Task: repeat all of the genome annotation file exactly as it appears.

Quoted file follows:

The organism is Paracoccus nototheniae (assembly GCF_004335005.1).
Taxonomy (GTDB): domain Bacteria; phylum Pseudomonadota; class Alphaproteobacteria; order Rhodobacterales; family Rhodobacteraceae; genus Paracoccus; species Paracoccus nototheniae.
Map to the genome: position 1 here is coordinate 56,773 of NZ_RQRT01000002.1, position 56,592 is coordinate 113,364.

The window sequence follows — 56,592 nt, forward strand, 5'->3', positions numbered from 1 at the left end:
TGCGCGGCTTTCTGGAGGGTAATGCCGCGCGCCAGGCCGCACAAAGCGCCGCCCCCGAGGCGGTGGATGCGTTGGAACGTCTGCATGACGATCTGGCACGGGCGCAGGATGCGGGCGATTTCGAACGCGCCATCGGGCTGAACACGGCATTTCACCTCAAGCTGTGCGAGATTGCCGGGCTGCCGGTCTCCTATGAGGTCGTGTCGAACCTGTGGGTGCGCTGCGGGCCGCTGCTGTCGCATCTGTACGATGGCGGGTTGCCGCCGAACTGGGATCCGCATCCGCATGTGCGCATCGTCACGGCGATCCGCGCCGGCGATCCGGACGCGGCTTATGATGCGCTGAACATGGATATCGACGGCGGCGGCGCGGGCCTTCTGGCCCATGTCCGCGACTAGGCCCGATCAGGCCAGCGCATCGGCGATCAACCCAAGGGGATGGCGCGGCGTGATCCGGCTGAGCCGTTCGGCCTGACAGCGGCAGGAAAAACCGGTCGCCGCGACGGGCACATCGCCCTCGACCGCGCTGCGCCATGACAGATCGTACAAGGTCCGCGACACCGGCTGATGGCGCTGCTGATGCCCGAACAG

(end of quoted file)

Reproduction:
The organism is Paracoccus nototheniae (assembly GCF_004335005.1).
Taxonomy (GTDB): domain Bacteria; phylum Pseudomonadota; class Alphaproteobacteria; order Rhodobacterales; family Rhodobacteraceae; genus Paracoccus; species Paracoccus nototheniae.
Map to the genome: position 1 here is coordinate 56,773 of NZ_RQRT01000002.1, position 56,592 is coordinate 113,364.

The window sequence follows — 56,592 nt, forward strand, 5'->3', positions numbered from 1 at the left end:
TGCGCGGCTTTCTGGAGGGTAATGCCGCGCGCCAGGCCGCACAAAGCGCCGCCCCCGAGGCGGTGGATGCGTTGGAACGTCTGCATGACGATCTGGCACGGGCGCAGGATGCGGGCGATTTCGAACGCGCCATCGGGCTGAACACGGCATTTCACCTCAAGCTGTGCGAGATTGCCGGGCTGCCGGTCTCCTATGAGGTCGTGTCGAACCTGTGGGTGCGCTGCGGGCCGCTGCTGTCGCATCTGTACGATGGCGGGTTGCCGCCGAACTGGGATCCGCATCCGCATGTGCGCATCGTCACGGCGATCCGCGCCGGCGATCCGGACGCGGCTTATGATGCGCTGAACATGGATATCGACGGCGGCGGCGCGGGCCTTCTGGCCCATGTCCGCGACTAGGCCCGATCAGGCCAGCGCATCGGCGATCAACCCAAGGGGATGGCGCGGCGTGATCCGGCTGAGCCGTTCGGCCTGACAGCGGCAGGAAAAACCGGTCGCCGCGACGGGCACATCGCCCTCGACCGCGCTGCGCCATGACAGATCGTACAAGGTCCGCGACACCGGCTGATGGCGCTGCTGATGCCCGAACAG